Formation of artificial lipid bilayers using droplet dielectrophoresis

School of Electronics and Computer Science, University of Southampton, Southampton, UK.
Lab on a Chip (Impact Factor: 5.75). 11/2008; 8(10):1617-20. DOI: 10.1039/b807374k
Source: PubMed

ABSTRACT We describe the formation of artificial bilayer lipid membranes (BLMs) by the controlled, electrical manipulation of aqueous droplets immersed in a lipid-alkane solution. Droplet movement was generated using dielectrophoresis on planar microelectrodes covered in a thin insulator. Droplets, surrounded by lipid monolayers, were brought into contact and spontaneously formed a BLM. The method produced BLMs suitable for single-channel recording of membrane protein activity and the technique can be extended to create programmable BLM arrays and networks.

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    ABSTRACT: Basic biophysical studies and pharmacological processes can be investigated by mimicking the intracellular and extracellular environments across an artificial cell membrane construct. The ability to reproduce in vitro simplified scenarios found in live cell membranes in an automated manner has great potential for a variety of synthetic biology and compound screening applications. Here, we present a fully integrated microfluidic system for the production of artificial lipid bilayers based on the miniaturisation of droplet-interface-bilayer (DIB) techniques. The platform uses a microfluidic design that enables the controlled positioning and storage of phospholipid-stabilized water-in-oil droplets, leading successfully to the scalable and automated formation of arrays of DIBs to mimic cell membrane processes. To ensure robustness of operation, we have investigated how lipid concentration, immiscible phase flow velocities and the device geometrical parameters affect the system performance. Finally, we produced proof-of-concept data showing that diffusive transport of molecules and ions across on-chip DIBs can be studied and quantified using fluorescence-based assays. O ver the past two decades, the steady development of microfluidic technologies has provided sophisticated methodologies in many areas of science, including the ability to integrate and multiplex bioassays. The creation of biocompatible environments and the laminar flow properties of microfluidic channel networks offer very exciting prospects for the future development of automated and high-throughput synthetic biology-based platforms. Of particular interest for both drug discovery and biophysical research is the ability to interrogate and characterise the functional behaviour of membrane proteins in a reliable, scalable and miniaturised format. To this end, either live cell systems or a simplified synthetic environment that mimics that of a natural cell membrane can be used. Microfluidic solutions are already commercially available (e.g. from Fluxion, Nanion Technologies, Sophion and Ionera) that use electrophysiology techniques to measure the activity across biological membranes, using either whole live cells 1 or by inserting ion channels in artificial lipid bilayers 2. The latter approach is particularly interesting as it allows the effect of cellular parameters (e.g. membrane composition, pH and ion channel type) to be separately investigated, this having strong implications for carrying out novel types of experiments, for advancing biological knowledge related to membrane proteins and for facilitating the design and testing of more effective drugs. Microfluidic solutions have been proposed to create artificial cell membranes using immiscible fluids in silicon and polymer substrates, where suspended lipid bilayers were formed solely by fluid phase manipulation 3–7. Alternatively, phospholipid stabilised water-in-oil (psW/O) droplets have been used to create artificial cell membranes (known as droplet-interface-bilayers 8-DIBs). DIB formation is achieved when two psW/O droplets come into contact and the lipid molecules at each droplet interface interact spontaneously self-assembling into a lipid bilayer. Initially, DIB based assays have been developed by manually bringing droplets into contact but, in recent years, more efforts have been devoted to establishing similar assays using miniaturised systems that relied on micromanipulators, microgeometries and dielectrophoresis 9–16 or by interfacing psW/O droplets with agarose gel layers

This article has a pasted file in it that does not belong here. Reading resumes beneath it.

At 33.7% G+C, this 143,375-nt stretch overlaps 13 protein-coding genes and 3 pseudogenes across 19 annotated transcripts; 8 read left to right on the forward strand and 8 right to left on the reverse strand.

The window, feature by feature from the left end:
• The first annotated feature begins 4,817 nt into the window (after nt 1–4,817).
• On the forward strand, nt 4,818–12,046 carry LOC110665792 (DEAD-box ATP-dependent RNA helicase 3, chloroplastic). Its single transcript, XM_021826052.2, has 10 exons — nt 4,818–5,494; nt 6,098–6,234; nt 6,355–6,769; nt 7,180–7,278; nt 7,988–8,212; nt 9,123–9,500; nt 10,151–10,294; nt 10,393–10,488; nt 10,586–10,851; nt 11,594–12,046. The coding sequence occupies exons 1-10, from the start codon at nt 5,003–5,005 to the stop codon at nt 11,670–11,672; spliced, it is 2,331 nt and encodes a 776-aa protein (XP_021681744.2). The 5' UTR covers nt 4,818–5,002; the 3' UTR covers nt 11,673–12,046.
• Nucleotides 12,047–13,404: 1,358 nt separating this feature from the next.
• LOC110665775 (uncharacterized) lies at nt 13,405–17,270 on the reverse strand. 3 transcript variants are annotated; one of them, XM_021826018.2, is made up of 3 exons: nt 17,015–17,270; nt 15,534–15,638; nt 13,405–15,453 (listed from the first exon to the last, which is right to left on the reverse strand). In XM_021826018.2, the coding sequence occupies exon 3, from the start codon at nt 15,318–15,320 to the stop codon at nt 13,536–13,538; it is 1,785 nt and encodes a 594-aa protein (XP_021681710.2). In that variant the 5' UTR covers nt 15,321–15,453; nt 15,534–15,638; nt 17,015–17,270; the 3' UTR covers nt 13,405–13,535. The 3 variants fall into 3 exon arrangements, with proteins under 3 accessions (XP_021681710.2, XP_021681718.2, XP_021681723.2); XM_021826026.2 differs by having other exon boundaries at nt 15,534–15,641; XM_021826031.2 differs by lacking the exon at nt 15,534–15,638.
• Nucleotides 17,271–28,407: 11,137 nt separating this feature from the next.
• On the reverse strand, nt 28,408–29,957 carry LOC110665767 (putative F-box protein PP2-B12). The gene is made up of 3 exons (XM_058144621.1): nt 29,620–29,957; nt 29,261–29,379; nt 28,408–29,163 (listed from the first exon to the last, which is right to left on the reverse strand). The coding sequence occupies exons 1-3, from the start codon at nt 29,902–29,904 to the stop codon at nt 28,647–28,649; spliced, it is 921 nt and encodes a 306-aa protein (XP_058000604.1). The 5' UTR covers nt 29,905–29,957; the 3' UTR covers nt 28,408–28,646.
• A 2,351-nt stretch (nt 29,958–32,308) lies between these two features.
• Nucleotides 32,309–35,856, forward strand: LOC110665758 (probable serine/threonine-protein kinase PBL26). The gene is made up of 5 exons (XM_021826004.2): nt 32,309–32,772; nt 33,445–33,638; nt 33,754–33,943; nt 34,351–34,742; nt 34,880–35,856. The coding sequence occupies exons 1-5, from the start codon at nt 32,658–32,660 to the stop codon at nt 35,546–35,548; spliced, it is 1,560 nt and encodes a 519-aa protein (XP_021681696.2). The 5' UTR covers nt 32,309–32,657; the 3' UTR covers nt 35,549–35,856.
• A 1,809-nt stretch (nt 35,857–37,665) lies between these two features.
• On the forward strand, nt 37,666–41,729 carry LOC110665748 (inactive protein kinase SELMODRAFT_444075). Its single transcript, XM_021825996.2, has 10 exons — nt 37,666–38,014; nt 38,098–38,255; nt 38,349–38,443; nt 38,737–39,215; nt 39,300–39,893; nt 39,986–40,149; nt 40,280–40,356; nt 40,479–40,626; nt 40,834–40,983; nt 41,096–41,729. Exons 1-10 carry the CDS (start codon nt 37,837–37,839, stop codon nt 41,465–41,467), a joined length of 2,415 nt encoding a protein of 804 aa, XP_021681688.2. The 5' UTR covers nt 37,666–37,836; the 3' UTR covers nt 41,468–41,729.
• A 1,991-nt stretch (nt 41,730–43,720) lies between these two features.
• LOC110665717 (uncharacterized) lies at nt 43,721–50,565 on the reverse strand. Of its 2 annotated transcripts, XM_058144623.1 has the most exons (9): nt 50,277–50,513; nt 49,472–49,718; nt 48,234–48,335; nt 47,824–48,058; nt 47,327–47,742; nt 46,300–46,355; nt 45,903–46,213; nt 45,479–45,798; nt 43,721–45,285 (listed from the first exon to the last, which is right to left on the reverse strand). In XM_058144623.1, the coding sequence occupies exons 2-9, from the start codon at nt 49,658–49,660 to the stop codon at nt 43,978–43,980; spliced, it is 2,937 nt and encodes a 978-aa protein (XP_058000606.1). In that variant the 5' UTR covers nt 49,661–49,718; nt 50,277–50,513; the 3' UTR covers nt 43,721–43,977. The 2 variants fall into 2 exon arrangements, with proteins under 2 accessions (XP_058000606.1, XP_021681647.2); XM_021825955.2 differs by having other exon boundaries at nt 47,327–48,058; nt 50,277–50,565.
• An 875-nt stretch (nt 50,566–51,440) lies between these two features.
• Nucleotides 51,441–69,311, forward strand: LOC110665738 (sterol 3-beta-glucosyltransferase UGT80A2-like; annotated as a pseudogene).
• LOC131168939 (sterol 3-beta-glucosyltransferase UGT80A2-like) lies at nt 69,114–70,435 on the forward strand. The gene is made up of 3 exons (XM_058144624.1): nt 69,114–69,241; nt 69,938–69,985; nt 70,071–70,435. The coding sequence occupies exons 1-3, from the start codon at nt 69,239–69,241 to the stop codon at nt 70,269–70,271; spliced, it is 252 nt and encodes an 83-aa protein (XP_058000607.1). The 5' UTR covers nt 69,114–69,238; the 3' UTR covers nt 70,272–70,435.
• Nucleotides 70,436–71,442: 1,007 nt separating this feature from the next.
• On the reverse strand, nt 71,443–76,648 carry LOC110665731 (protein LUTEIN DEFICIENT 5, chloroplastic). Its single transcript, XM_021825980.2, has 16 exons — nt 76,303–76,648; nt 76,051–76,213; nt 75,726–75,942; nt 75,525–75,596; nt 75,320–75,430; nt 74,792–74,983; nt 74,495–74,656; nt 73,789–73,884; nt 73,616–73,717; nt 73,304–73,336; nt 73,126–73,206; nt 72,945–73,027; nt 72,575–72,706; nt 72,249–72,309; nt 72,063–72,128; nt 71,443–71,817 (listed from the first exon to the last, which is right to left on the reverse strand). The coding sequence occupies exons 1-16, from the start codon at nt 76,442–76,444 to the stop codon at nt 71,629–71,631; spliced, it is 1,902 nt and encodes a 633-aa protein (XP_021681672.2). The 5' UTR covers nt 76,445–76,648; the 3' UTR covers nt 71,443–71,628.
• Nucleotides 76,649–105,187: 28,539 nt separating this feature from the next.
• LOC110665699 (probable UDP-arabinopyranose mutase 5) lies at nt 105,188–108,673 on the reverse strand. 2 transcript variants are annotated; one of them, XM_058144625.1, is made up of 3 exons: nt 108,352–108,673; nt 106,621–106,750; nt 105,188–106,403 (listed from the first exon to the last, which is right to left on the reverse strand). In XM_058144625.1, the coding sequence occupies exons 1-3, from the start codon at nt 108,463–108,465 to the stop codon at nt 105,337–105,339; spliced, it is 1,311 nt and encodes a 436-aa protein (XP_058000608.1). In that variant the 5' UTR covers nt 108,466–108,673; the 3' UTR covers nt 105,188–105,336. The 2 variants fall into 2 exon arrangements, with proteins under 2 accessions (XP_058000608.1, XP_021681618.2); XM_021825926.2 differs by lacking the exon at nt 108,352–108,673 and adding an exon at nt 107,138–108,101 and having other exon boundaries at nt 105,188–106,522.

Scientific Reports 04/2015; 5:9951. DOI:10.1038/srep09951 · 5.08 Impact Factor
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